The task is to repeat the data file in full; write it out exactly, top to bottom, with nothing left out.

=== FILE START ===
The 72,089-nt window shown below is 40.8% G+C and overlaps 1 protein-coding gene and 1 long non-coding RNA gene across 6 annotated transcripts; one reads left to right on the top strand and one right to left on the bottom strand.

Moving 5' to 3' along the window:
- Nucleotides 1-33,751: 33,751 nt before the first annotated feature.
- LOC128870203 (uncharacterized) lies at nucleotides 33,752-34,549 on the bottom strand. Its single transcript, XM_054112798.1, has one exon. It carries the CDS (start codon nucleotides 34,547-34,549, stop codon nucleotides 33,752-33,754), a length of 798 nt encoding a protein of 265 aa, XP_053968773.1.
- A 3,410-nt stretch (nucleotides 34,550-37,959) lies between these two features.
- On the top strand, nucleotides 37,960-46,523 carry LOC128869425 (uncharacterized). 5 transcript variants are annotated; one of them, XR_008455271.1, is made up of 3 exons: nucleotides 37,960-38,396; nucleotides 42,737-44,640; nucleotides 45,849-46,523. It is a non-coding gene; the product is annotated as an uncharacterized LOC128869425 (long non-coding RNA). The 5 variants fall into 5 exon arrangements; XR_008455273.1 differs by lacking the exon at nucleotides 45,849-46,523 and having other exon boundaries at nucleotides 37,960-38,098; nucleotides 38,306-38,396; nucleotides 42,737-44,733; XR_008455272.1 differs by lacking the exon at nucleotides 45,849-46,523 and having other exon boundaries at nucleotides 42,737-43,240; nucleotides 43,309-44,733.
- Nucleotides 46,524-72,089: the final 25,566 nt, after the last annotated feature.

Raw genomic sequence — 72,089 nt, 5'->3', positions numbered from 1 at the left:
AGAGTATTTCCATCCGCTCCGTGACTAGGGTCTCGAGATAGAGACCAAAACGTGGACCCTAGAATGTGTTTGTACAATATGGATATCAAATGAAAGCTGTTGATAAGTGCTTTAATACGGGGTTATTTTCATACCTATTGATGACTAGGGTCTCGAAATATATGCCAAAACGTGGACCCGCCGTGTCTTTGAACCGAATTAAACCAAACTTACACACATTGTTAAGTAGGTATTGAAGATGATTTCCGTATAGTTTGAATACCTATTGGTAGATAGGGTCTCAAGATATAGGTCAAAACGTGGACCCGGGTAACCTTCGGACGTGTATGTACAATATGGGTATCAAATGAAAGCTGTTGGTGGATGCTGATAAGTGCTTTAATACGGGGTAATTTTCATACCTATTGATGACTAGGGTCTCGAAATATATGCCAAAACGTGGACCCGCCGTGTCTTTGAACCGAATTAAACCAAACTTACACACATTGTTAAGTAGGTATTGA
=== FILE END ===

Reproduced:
The 72,089-nt window shown below is 40.8% G+C and overlaps 1 protein-coding gene and 1 long non-coding RNA gene across 6 annotated transcripts; one reads left to right on the top strand and one right to left on the bottom strand.

Moving 5' to 3' along the window:
- Nucleotides 1-33,751: 33,751 nt before the first annotated feature.
- LOC128870203 (uncharacterized) lies at nucleotides 33,752-34,549 on the bottom strand. Its single transcript, XM_054112798.1, has one exon. It carries the CDS (start codon nucleotides 34,547-34,549, stop codon nucleotides 33,752-33,754), a length of 798 nt encoding a protein of 265 aa, XP_053968773.1.
- A 3,410-nt stretch (nucleotides 34,550-37,959) lies between these two features.
- On the top strand, nucleotides 37,960-46,523 carry LOC128869425 (uncharacterized). 5 transcript variants are annotated; one of them, XR_008455271.1, is made up of 3 exons: nucleotides 37,960-38,396; nucleotides 42,737-44,640; nucleotides 45,849-46,523. It is a non-coding gene; the product is annotated as an uncharacterized LOC128869425 (long non-coding RNA). The 5 variants fall into 5 exon arrangements; XR_008455273.1 differs by lacking the exon at nucleotides 45,849-46,523 and having other exon boundaries at nucleotides 37,960-38,098; nucleotides 38,306-38,396; nucleotides 42,737-44,733; XR_008455272.1 differs by lacking the exon at nucleotides 45,849-46,523 and having other exon boundaries at nucleotides 42,737-43,240; nucleotides 43,309-44,733.
- Nucleotides 46,524-72,089: the final 25,566 nt, after the last annotated feature.

Raw genomic sequence — 72,089 nt, 5'->3', positions numbered from 1 at the left:
AGAGTATTTCCATCCGCTCCGTGACTAGGGTCTCGAGATAGAGACCAAAACGTGGACCCTAGAATGTGTTTGTACAATATGGATATCAAATGAAAGCTGTTGATAAGTGCTTTAATACGGGGTTATTTTCATACCTATTGATGACTAGGGTCTCGAAATATATGCCAAAACGTGGACCCGCCGTGTCTTTGAACCGAATTAAACCAAACTTACACACATTGTTAAGTAGGTATTGAAGATGATTTCCGTATAGTTTGAATACCTATTGGTAGATAGGGTCTCAAGATATAGGTCAAAACGTGGACCCGGGTAACCTTCGGACGTGTATGTACAATATGGGTATCAAATGAAAGCTGTTGGTGGATGCTGATAAGTGCTTTAATACGGGGTAATTTTCATACCTATTGATGACTAGGGTCTCGAAATATATGCCAAAACGTGGACCCGCCGTGTCTTTGAACCGAATTAAACCAAACTTACACACATTGTTAAGTAGGTATTGA